It turns out that a nation which pays debts in its own currency can't run out of dough. Mr. Krugman assures us of this now. I suppose this is the reason he has no problem with bombing Syria, or invading Syria with troops, or whatever. We have the money after all, even if the national debt is much higher now, both absolutely and as a percentage of GDP. Indeed, invading Syria, starting yet another war in the Middle East, might stand in for the "alien invasion" he also promotes as a way to galvanize federal spending and, thus, ensure economic recovery for the nation generally.
Cynics might observe that Krugman is a dyed-in-the-wool Democratic partisan, and that Mr. Obama's loose association with that party might explain everything. They might go further and argue that Mr. Krugman recognizes that he's not likely to draw attention to his economic doodling on the same basis as before. Would the Swedish bank reward him again with a Nobel Prize for challenging the winner of the 2009 Nobel Peace Prize? Well, the Peace Prize comes out of Norway, so there's a shot. I understand the Swedes tell Norwegian jokes. Vociferous, consistent opposition to Obama's nonstop warmongering (which turns out to be about as flagrant as his predecessor's) might win Mr. Krugman the Nobel Peace Prize, however. That award hutch is filling up!
Mr. Krugman always has his eye on the prize, but I don't think he has more Nobels in mind. He has to worry about the deficiencies in the analyses of almost all other economists, for one thing, and that's a lot right there. In his column today Mr. Krugman explained why economic policy over the last five years has been so dismal, and why an output gap, the difference between what the American economy could have produced in goods and services over that period, about $2 trillion, was so predictable.
Well, I take that back. It wasn't actually predictable, because the grand mavens of economics concede that you can't actually predict economic futures with their science. The New York Times invited a colloquium on this very subject over the last weekend (after first publishing an article asserting that economics was not a science), and the outcome, which the Times appeared to endorse (probably at Mr. Krugman's insistence behind the scenes) was that although economics is not a science which can predict anything, it can explain things, so it's a science.
An interesting distinction, as Woody Allen said in "Love & Death." As to its usefulness in explaining things, we have Ben Bernanke's deathless pronouncement before a Congressional committee in October, 2005 :
U.S. house prices have risen by nearly 25 percent over the past two years, noted Bernanke, currently chairman of the president's Council of Economic Advisers, in testimony to Congress's Joint Economic Committee. But these increases, he said, "largely reflect strong economic fundamentals," such as strong growth in jobs, incomes and the number of new households.Okay, that's an explanation. We might disagree now that the housing bubble simply reflected "strong economic fundamentals." We might say that Mr. Bernanke was off his rocker. Mr. Bernanke holds a PhD in Economics from MIT, however, as does his fellow scientist Paul Krugman.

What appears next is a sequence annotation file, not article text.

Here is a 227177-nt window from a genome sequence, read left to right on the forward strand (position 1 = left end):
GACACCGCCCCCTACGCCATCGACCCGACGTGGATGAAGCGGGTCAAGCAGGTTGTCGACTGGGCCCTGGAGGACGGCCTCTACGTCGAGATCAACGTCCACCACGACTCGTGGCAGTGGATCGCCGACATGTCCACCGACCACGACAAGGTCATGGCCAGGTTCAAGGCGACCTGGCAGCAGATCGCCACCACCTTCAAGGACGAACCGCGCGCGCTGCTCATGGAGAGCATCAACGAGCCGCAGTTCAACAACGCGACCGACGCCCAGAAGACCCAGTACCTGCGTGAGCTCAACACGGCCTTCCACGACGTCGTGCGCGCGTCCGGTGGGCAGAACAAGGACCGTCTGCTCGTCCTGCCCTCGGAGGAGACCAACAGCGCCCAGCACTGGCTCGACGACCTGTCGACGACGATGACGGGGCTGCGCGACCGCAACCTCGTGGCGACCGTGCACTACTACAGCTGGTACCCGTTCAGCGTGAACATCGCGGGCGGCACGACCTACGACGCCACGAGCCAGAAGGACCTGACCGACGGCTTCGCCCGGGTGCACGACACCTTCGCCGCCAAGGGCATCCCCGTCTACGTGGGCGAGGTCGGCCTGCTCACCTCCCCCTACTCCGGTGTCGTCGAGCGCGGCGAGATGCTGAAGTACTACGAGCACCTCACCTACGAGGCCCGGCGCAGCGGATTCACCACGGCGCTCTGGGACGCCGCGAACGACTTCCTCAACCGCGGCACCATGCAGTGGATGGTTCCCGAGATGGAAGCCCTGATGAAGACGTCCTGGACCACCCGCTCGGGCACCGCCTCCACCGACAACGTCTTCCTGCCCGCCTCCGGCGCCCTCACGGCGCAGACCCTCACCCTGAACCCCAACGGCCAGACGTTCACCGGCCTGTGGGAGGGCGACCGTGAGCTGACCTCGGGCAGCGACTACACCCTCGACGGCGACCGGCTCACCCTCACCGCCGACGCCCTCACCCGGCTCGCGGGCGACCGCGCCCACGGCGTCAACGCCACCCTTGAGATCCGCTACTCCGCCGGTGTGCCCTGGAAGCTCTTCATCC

The Times article, in defending economics as an "explanatory" science, compared it to meteorology, which has "similar" problems of prediction (so the article claimed), but is nevertheless socially useful. Not to cavil, but Mr. Bernanke was so far off that it would be a little like sitting in the middle of a hurricane and wondering whether the atmospheric low pressure might have something to do with these strong winds we're experiencing.
Mr. Krugman was able to figure out where the economy ought to be today "on the back of an envelope." It's all a matter of "textbook macroeconomics," and it tells you that federal spending on a jobs program would have avoided all the pain. You can explain the past, that is, by applying a theory to it after you already know the results, even if, knowing the preconditions as you did, you could not predict the future. Yeah, why the hell not? Why look in a textbook, however? Why not just fart out a theory?
As the Distinguished Research Scientist from a Great Southwestern University points out, how do we distinguish the accuracy of Mr. Krugman's analysis from a hundred other theories we could develop (or fart) and apply to the same factual history? What about automation, or the continuing problem of losing high-paying jobs to overseas competitors, or the skyrocketing cost of the master resource, petroleum, or the ecological, environmental and overpopulation limits we are hitting with a vengeance? Maybe the United States has been in a long, slow, but accelerating decline brought about by all these forces, and the housing bubble was just a palliative interruption of that process that fueled consumer spending. Maybe the "trend lines" on which "potential output" is based are pure moonshine based on completely unrealistic assumptions.
I don't suppose any of these ideas cluttered up the back of the envelope. The theories of Paul Krugman, Ace Scientist, cannot be falsified. Like the Letters of Transit that Mr. Ugarte laid his hands on, they "cannot be rescinded, not even questioned."